Thoughts on Heroes and Men

Somehow last week I managed to hide under a rock, and I did not hear about the death of Dave Goldberg until this weekend. Dave Goldberg was chief executive officer of SurveyMonkey and husband of Sheryl Sandberg, author of NY Times bestseller Lean In: Women, Work, and The Will to Lead. According to many media sources, Dave was the man behind the successful woman. He was a supportive and involved spouse. And, Forbes said, “[his feedback] played a critical role in giving the book its heart.”

I’ll be honest and say I have not fully bought into the  Lean In movement, since I’m not sure that encouraging women to increase their ambition and acquire more power is going to solve the inequalities we face in our current culture. However, what I do buy into is the role of men in the movement. Men who want to support and encourage women, to do their part in building an equal world, and to be true partners in marriages, families, and relationships, are critical to achieving equality.

I believe we gain the most ground by inviting men to be allies in any feminist movement. We also gain ground by allowing and encouraging men to step outside the gender box – to be stay-at-home dads, share domestic responsibilities, and be involved in family life. Fortunately, I have had these types of men in my life, starting with my dad. I have also had male mentors, teachers, advisors, co-workers, and friends who have supported my ambition and success.

When men are partners with women at home, encourage them to seek growth opportunities, use respectful language, and praise their accomplishments, men become heroes in the movement towards equality. It takes a man who is smart, brave, confident, and fair – all qualities of a great hero – to embrace an equal partnership. It is with supportive men behind us, or better yet beside us, that women can have it all.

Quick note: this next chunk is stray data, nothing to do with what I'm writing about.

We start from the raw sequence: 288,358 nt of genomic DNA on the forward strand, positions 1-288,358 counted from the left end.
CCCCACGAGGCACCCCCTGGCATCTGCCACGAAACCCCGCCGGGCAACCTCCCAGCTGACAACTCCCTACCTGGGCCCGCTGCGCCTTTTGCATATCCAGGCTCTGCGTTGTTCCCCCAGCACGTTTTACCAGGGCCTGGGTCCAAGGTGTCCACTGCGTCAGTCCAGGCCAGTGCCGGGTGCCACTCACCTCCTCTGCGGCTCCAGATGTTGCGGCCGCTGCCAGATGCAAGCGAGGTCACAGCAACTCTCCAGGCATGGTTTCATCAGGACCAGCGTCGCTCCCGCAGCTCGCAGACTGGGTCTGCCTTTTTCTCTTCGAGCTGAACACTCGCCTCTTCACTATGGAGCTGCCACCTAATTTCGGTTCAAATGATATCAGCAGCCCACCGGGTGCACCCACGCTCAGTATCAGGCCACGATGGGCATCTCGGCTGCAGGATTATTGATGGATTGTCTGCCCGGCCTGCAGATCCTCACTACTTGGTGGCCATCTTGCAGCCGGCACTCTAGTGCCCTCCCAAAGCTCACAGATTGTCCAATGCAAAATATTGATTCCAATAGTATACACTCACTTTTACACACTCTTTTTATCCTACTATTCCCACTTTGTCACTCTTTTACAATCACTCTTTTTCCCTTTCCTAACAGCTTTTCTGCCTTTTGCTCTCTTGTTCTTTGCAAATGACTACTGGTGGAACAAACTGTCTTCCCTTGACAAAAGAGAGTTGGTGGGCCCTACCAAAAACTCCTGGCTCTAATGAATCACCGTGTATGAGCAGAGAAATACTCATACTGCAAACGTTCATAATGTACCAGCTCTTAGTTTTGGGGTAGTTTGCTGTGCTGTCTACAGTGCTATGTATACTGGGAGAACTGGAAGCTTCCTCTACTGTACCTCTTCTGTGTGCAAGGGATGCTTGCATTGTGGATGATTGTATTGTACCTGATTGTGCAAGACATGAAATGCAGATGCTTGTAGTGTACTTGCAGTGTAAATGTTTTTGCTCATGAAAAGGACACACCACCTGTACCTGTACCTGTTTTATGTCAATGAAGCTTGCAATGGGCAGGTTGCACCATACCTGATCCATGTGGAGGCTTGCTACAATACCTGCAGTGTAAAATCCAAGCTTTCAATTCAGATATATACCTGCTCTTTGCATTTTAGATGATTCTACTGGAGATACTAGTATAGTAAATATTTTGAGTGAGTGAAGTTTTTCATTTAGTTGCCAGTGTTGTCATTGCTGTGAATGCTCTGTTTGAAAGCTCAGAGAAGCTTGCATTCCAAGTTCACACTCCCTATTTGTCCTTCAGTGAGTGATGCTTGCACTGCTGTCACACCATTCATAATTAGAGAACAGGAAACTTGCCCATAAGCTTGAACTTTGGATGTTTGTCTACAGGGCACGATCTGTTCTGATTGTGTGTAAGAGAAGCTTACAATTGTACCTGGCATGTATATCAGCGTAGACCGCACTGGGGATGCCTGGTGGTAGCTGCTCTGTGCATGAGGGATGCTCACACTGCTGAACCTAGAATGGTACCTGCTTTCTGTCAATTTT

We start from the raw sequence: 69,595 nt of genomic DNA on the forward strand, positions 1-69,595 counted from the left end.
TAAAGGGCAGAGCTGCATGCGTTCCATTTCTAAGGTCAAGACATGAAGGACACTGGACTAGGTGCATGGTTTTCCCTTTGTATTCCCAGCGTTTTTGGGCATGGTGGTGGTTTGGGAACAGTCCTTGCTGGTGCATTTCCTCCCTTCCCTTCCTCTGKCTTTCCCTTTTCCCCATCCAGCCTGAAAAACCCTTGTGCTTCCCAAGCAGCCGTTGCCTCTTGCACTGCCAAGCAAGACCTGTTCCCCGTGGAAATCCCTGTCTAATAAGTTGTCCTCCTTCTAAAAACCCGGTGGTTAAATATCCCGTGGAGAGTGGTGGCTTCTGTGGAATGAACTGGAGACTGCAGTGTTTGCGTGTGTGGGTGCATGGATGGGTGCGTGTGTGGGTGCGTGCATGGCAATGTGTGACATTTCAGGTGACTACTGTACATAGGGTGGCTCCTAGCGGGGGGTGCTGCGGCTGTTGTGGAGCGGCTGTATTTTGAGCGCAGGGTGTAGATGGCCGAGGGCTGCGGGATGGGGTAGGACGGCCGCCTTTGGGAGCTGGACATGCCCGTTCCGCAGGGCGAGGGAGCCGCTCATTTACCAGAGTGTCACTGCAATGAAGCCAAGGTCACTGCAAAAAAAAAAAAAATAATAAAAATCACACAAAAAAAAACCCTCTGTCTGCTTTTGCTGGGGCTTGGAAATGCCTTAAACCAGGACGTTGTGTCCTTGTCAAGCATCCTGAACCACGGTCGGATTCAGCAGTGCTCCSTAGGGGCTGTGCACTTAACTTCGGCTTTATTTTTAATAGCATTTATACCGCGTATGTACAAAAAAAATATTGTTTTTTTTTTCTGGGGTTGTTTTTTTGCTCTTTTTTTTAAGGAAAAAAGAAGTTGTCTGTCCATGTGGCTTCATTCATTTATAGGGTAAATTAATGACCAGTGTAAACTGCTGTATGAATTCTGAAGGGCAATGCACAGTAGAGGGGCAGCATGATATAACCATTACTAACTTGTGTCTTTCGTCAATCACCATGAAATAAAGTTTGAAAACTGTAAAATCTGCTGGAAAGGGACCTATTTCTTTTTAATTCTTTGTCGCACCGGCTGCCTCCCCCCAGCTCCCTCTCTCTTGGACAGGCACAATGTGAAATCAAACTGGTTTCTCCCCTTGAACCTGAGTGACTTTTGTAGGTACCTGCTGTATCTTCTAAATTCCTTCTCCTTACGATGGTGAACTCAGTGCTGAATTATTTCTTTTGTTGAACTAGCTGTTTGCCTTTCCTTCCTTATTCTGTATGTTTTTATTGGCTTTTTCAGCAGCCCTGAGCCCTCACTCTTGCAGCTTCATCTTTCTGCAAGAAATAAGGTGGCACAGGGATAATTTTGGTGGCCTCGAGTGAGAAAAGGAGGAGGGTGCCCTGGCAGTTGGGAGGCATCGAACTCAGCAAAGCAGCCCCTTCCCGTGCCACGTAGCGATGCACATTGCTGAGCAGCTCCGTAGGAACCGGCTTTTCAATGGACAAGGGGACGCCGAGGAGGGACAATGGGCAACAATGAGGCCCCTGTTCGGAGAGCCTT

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Bridging the Gap between Student Affairs and Academic Affairs

HoldingHands

Last week I led a workshop for our Student Affairs Winter Recharge on the topic of “Bridging the Gap between Student Affairs and Academic Affairs.” My experiences as an instructor, as well as my personal experiences in education, have given me an appreciation for the transformative effect of a rigorous academic curriculum. And my interactions with students outside the classroom have confirmed the importance of reinforcing the academic components through additional opportunities for student development. As a result, I often feel like I have my foot in both camps.

In my role as a service-learning coordinator, I served as a liaison between academic affairs and student affairs. Many faculty have limited interactions with student affairs and are unfamiliar with the variety of services and programs offered; not surprisingly, student affairs professionals often feel misunderstood and unappreciated by faculty. The relationship between academic affairs and student affairs may not receive as much attention as retention or graduation rates, but its impact can be just as great for students. Ever since I stepped foot on campus as a student affairs professional I have seen and felt the real “division” between the Division of Student Affairs and Academic Affairs.

Historical Background

Prior to the 1960’s, faculty was responsible for intellectual and social development of students. Around the 1970’s, enrollment increases created a higher demand for student affairs professionals to address needs for co-curricular programs and services. In the 1980’s higher education researchers began focusing on the need for collaboration between the growing student affairs divisions and academic affairs. By the 1990’s, national student affairs organizations like ACPA and NASPA released Best Practices (which are still pertinent). In the past ten years, High Impact Practices have gained the spotlight highlighting many of the practices that fall within student affairs as being critical to academic success.

Benefits of bridging the gap between Student Affairs and Academic Affairs:

  1. Seamless connection between in- and out-side of classroom experiences. When a student is trying to navigate a process that involves multiple departments (like coordinating disability services), lack of communication between departments can lead to frustration. If the student is already distressed, these disconnected experiences can exacerbate the student’s situation.